Consideration of the demographics of the County and the relevant metropolitan statistical area should lead to the clear conclusion that restrictive zoning policies which restrict the availability of multifamily and affordable housing disproportionately limit housing opportunities for African Americans and Latinos. Readily available statistical data demonstrate that both within Westchester County itself and within the New York-Northern New Jersey-Long Island Metropolitan Statistical Area that encompasses the County, African Americans and Latinos are (1) disproportionately likely to live in rental housing; (2) disproportionately likely to live in multifamily housing; and (3) disproportionately likely to qualify for income-restricted subsidized housing. These data indicate that the restrictive zoning policies identified in your report disproportionately affect members of these protected groups, and many municipalities will continue to be more segregated than they would be in the absence of existing zoning barriers.
4. The Monitor should include a study of the potentially discriminatory and segregative effects of local residency preferences.
The widespread implementation of residency preferences by numerous municipalities throughout the County further erodes the County’s progress towards achieving the Consent Decree’s fair housing goals. As you rightly observed in rejecting the County’s first proposed Model Ordinance, which allowed for residency preferences, such preferences “preserve the demographic status quo, directly cutting against the County’s obligation to AFFH.”7 Local residency preferences that have a disparate impact on the basis of race or national origin violate the Fair Housing Act.8 A regulation promulgated by HUD further makes clear that even where a residency preference does not have an unlawful adverse impact, it “must be based on local housing needs and priorities as determined by” the public housing agency based on “generally accepted data sources.”9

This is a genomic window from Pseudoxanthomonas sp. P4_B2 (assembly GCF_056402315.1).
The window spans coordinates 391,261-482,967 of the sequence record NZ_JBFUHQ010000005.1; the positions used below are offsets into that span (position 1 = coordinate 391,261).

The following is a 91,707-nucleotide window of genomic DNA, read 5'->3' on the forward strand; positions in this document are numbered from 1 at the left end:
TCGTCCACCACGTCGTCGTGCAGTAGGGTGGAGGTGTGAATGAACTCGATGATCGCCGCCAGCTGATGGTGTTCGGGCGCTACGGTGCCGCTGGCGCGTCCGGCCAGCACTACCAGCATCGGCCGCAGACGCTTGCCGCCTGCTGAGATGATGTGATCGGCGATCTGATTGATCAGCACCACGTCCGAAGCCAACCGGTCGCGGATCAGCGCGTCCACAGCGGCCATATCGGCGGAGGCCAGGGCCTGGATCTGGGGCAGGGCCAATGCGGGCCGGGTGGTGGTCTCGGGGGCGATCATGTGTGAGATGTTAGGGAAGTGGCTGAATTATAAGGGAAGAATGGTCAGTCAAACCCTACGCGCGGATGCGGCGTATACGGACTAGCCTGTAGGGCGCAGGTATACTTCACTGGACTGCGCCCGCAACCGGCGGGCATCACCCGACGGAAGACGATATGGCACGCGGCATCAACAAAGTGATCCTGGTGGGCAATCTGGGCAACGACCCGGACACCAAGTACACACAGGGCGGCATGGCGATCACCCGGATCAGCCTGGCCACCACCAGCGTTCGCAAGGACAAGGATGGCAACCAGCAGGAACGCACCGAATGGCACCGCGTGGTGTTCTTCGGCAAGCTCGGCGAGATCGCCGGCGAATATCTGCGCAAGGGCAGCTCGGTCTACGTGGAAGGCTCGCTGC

At least six Westchester County municipalities, five of which have adopted parts of the Model Ordinance, currently maintain local residency preferences.10 The predictable effect of such residency preferences in these overwhelmingly white jurisdictions is to limit housing opportunities for racial minorities. It is imperative to analyze these preferences, in addition to the other types of zoning restrictions listed in your Proposed Methodology, for any disproportionate and/or segregative effects.11
* * * *
In conclusion, we make one final overarching observation. While we appreciate your extensive efforts to facilitate an agreement between HUD and the County concerning the exclusionary zoning analysis required for the AI, we emphasize that since entering into the Consent Decree, the County’s conduct has been characterized by defiance—defiance of its obligations under the Consent Decree, defiance of the basic tenets of fair housing, defiance of the Court and your role in overseeing the County’s implementation of the settlement, and defiance of its duties as a recipient of continuing federal funding from HUD. Despite your ongoing efforts and those of HUD to require a compliant AI, Westchester still is in violation of paragraph 32 of the Consent Decree more than four years after its deadline. Moreover, there remain substantial and pervasive barriers to fair housing choice throughout Westchester, in contravention of the mandate in Paragraph 7(j) of the Consent Decree that the County “use all available means” to promote the fair housing objectives of the settlement and to counteract municipal actions that hinder those objectives. As you observed in your May 27 letter, the County has taken “no steps to further [its deficient zoning] analysis, the impasse between the County and HUD has continued, and many municipalities . . . have been denied access to much needed federal funds.” While any jurisdiction in the country risks losing federal funding if it fails to meet the obligations imposed by HUD, the Fair Housing Act, and other federal laws and regulations, Westchester has additional obligations imposed by the Consent Decree, and these obligations must be specifically enforced. It is incumbent on you to recommend that the Department of Justice and Court take appropriate action to compel the County’s full and immediate compliance with the Consent Decree.
Joseph D. Rich
Lawyers’ Committee for Civil Rights Under Law
Poverty & Race Research Action Council
N.A.A.C.P. Legal Defense & Educational Fund, Inc.
Cc: David Kennedy, Holly Leicht, Steve Rosenbaum, Helen Kanovsky, Robert Meehan